Darkness descended on Avery like waves. She watched it dance and shift on the walls of her bedroom, growing darker and darker the longer she watched it. The shapes undulated and swam never keeping a form for longer than a second. Sometimes she could recognize the shape. A person. A bat. Other.
People recognize patterns. That is what the eyes do. That is what makes art something than just a series of lines and colors. A TV show more than a splatter of dots. We find patterns everywhere. A fluffy bunny floating down a lazy path in the sky. A face in wooden paneling. Nothing new. Nothing strange. Just something the brain does to make sense of the world and to comfort itself.
But what was ever comforting and sense-making about the shapes on the wall?
Avery rolled over and pressed against her boyfriend’s naked back. She hated the feel of it. She had heard before that we choose our mates by scent. His smell nauseated her. She wondered if she should wake him up before her mom got home. She wondered if she even cared anymore.
She closed her eyes, and the shapes kept dancing on the backs of her eyelids.
Her mother didn’t care about Mike staying over. Or didn’t notice. Or just never came home. It wouldn’t be the first time.
They walked hand in hand through Lower Alethia not making eye contact, because that seemed like the thing to do. The eyes are the window of the soul. Also the first thing to decay. It had occurred to Avery that Alethia would have been the town’s eyes.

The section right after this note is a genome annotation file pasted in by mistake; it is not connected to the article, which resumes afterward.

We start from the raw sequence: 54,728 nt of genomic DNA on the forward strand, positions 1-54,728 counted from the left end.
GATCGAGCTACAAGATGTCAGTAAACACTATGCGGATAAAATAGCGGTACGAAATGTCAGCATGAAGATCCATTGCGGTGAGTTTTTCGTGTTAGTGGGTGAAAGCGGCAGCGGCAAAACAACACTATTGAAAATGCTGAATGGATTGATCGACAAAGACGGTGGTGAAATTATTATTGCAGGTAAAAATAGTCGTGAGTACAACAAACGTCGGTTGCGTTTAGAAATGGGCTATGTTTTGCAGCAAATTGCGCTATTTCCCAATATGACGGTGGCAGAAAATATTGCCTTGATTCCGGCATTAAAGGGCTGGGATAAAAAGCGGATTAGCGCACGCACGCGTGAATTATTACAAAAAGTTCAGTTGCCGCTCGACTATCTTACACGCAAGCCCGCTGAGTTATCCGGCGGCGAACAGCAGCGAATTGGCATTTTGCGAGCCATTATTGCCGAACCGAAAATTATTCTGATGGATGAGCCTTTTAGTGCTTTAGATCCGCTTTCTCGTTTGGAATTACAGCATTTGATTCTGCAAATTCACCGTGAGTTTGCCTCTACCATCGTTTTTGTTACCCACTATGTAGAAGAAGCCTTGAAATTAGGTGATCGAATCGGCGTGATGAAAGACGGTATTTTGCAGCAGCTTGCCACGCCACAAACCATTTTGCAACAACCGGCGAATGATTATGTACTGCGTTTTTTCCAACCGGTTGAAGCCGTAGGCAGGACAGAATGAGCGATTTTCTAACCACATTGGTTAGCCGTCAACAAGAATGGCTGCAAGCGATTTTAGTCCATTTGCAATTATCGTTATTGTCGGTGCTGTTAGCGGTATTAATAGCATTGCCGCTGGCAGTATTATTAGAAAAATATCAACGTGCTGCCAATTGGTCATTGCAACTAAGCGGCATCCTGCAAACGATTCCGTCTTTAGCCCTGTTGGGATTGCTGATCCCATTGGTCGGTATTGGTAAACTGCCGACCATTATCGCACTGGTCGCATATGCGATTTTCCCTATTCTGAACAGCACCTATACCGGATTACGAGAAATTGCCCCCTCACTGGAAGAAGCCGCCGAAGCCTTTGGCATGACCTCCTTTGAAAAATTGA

They climbed a tree in front of the parking garage and skipped pebbles over the hoods of oncoming cars. No school today to fill the void. So today’s agenda was petty vandalism and pot.
Mike launched a stone. It crunched into the passenger side window of a passing Lincoln. A corner of the glass spider webbed into tiny squares. The car halt to a halt with a piercing screech.
I am now sitting on an old bench, the green paint chipping as the old boards splinter underneath my weight. My heart is beating rapidly, and I am fatigued, cold with sweat in the frosty morning air. It is four o’clock, and the moon is heavy in the sky, masked here and there by a vagrant cloud or two. The soft hushes carry the smell of damp grass and dirt; the dew is congealing upon the withered blades found creeping through the cracks in the concrete walkway.
Behind me is the madhouse; the malign edifice from which I recently came, bolting madly with the cumbersome voices whispering at my back. I swear I could almost feel their words upon my skin, as some weight upon me; almost as much as the wind that cools my perspiration as of this very moment. But as I wait here, pausing often to look timidly over my shoulder, half-hoping to see the faint outlines of animated bodies in pursuit, to prove that I am not quite insane, I do so that I may bolt again in fear for my life.
If I should die this morning, if those deviant figures should rise against me unexpectedly, I wish to have the events prior recorded here, so that any who may come across my dismembered body may know what has come to pass.
My name is William L. Hume Jr., and I am a middle-aged man living out a very poor mode of existence in Ichor Falls, West Virginia. My means for such a distasteful living are as equally detestable as the mode, but do not assume that I have lived as such since the days of my ignorant youth. I once attended a small community college, around the ripe young age of nineteen, spending two years as a studious incumbent of the collegiate atmosphere, but my father fell under the effects of an illness from which he did not recover. I dropped out to care for him for a period of time, though it swept him eagerly, and thus was a curt struggle.